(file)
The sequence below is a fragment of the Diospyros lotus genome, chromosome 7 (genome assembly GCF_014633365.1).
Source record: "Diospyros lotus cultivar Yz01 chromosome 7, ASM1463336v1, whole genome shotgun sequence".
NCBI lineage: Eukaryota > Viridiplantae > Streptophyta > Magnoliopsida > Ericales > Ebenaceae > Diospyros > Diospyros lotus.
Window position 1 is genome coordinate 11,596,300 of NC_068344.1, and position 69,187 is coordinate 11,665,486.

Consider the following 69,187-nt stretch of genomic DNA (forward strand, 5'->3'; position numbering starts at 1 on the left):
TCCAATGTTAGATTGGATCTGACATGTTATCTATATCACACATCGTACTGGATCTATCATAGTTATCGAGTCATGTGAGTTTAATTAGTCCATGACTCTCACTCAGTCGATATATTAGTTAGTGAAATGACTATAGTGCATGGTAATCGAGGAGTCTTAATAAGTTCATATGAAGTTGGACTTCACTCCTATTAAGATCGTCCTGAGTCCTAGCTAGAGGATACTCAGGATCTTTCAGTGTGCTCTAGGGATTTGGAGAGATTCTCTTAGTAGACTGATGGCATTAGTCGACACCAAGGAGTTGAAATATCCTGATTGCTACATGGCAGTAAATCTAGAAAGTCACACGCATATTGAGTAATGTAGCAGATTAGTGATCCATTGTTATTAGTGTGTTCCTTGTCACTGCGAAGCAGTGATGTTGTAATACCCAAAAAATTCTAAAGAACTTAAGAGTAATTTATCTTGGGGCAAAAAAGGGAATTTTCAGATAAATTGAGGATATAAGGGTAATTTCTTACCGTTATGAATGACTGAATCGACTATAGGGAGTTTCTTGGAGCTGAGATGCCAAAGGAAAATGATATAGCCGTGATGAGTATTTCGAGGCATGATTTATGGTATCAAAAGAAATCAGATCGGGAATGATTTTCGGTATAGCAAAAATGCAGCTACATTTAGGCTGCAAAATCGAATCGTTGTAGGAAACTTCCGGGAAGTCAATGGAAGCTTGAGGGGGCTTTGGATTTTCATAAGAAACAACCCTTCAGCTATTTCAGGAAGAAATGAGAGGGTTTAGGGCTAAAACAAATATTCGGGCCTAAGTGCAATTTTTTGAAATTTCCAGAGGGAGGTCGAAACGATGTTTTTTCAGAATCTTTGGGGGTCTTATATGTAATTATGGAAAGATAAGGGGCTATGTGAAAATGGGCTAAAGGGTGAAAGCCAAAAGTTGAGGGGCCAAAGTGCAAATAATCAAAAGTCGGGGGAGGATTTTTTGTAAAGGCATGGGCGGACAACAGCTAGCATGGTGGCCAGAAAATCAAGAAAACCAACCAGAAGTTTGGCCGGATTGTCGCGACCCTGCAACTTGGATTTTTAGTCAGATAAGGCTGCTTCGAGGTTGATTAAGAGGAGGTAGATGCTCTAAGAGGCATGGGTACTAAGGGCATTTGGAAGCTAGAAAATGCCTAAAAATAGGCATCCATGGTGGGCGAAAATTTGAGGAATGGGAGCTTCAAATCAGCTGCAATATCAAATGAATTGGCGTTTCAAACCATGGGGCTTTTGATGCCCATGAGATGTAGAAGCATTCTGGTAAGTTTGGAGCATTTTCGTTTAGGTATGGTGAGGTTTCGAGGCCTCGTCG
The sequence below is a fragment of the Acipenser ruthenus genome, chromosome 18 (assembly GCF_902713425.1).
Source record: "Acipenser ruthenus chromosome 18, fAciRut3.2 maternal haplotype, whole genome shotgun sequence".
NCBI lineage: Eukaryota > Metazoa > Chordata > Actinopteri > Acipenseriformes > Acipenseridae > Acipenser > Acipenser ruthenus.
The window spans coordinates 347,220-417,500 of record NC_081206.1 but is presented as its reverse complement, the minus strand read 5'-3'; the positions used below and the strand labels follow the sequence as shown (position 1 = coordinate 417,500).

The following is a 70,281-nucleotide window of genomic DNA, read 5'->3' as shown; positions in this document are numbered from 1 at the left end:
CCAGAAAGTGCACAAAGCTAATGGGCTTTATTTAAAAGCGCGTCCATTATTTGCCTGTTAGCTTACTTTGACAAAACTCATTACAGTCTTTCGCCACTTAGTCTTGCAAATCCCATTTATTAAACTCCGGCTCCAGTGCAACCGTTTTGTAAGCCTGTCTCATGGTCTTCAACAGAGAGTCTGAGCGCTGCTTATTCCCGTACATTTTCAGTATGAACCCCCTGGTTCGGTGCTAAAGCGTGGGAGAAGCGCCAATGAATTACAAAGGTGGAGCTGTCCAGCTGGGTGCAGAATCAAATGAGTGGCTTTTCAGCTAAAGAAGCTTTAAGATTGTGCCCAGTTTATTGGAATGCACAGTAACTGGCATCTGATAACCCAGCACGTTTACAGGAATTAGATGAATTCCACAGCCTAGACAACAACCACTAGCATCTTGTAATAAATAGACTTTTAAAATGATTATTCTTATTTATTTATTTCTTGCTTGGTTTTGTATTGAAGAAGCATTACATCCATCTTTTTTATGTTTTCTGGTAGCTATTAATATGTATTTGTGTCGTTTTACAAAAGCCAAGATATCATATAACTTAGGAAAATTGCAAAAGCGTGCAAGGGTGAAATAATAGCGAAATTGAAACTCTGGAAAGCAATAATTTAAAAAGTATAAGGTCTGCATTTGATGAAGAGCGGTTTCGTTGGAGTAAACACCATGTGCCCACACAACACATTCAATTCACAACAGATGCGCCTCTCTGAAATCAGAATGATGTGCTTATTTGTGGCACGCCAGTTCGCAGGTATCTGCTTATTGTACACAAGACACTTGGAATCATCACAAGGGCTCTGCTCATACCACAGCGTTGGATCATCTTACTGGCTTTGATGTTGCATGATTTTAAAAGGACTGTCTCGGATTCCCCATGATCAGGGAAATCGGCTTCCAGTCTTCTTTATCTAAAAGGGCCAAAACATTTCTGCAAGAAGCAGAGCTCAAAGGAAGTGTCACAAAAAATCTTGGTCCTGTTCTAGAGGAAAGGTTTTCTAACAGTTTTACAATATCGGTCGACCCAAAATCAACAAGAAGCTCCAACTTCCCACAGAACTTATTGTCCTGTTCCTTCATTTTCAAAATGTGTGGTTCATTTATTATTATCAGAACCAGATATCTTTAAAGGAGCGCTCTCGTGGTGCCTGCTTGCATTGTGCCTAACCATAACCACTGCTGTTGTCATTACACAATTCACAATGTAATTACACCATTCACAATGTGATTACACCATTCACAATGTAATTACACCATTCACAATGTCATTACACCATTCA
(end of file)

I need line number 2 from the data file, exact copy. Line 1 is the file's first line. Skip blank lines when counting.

Source record: "Diospyros lotus cultivar Yz01 chromosome 7, ASM1463336v1, whole genome shotgun sequence".